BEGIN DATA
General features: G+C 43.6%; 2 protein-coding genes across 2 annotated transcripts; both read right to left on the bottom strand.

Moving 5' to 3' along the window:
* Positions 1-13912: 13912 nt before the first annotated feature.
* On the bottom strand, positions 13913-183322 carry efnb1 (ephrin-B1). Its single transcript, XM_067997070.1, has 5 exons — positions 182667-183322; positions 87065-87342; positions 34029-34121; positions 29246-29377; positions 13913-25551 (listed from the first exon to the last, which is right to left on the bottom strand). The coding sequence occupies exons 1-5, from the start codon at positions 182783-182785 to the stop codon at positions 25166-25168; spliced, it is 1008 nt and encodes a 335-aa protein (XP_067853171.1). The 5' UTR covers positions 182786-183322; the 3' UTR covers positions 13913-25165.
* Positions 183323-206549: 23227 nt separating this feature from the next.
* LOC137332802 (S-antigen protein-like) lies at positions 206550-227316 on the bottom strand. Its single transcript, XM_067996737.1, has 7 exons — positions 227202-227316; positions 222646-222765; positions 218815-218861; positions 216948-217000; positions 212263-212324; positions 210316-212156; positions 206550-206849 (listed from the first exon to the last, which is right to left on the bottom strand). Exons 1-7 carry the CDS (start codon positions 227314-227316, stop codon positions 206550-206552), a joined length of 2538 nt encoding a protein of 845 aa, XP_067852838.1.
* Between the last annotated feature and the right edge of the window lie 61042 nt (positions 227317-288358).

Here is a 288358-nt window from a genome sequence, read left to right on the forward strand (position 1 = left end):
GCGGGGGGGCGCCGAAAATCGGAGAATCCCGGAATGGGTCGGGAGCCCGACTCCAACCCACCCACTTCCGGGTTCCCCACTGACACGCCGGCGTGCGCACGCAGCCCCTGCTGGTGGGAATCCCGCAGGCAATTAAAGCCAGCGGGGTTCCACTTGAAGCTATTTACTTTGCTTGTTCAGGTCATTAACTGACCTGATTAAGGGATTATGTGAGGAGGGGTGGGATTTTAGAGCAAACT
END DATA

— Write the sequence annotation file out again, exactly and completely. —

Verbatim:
General features: G+C 43.6%; 2 protein-coding genes across 2 annotated transcripts; both read right to left on the bottom strand.

Moving 5' to 3' along the window:
* Positions 1-13912: 13912 nt before the first annotated feature.
* On the bottom strand, positions 13913-183322 carry efnb1 (ephrin-B1). Its single transcript, XM_067997070.1, has 5 exons — positions 182667-183322; positions 87065-87342; positions 34029-34121; positions 29246-29377; positions 13913-25551 (listed from the first exon to the last, which is right to left on the bottom strand). The coding sequence occupies exons 1-5, from the start codon at positions 182783-182785 to the stop codon at positions 25166-25168; spliced, it is 1008 nt and encodes a 335-aa protein (XP_067853171.1). The 5' UTR covers positions 182786-183322; the 3' UTR covers positions 13913-25165.
* Positions 183323-206549: 23227 nt separating this feature from the next.
* LOC137332802 (S-antigen protein-like) lies at positions 206550-227316 on the bottom strand. Its single transcript, XM_067996737.1, has 7 exons — positions 227202-227316; positions 222646-222765; positions 218815-218861; positions 216948-217000; positions 212263-212324; positions 210316-212156; positions 206550-206849 (listed from the first exon to the last, which is right to left on the bottom strand). Exons 1-7 carry the CDS (start codon positions 227314-227316, stop codon positions 206550-206552), a joined length of 2538 nt encoding a protein of 845 aa, XP_067852838.1.
* Between the last annotated feature and the right edge of the window lie 61042 nt (positions 227317-288358).

Here is a 288358-nt window from a genome sequence, read left to right on the forward strand (position 1 = left end):
GCGGGGGGGCGCCGAAAATCGGAGAATCCCGGAATGGGTCGGGAGCCCGACTCCAACCCACCCACTTCCGGGTTCCCCACTGACACGCCGGCGTGCGCACGCAGCCCCTGCTGGTGGGAATCCCGCAGGCAATTAAAGCCAGCGGGGTTCCACTTGAAGCTATTTACTTTGCTTGTTCAGGTCATTAACTGACCTGATTAAGGGATTATGTGAGGAGGGGTGGGATTTTAGAGCAAACT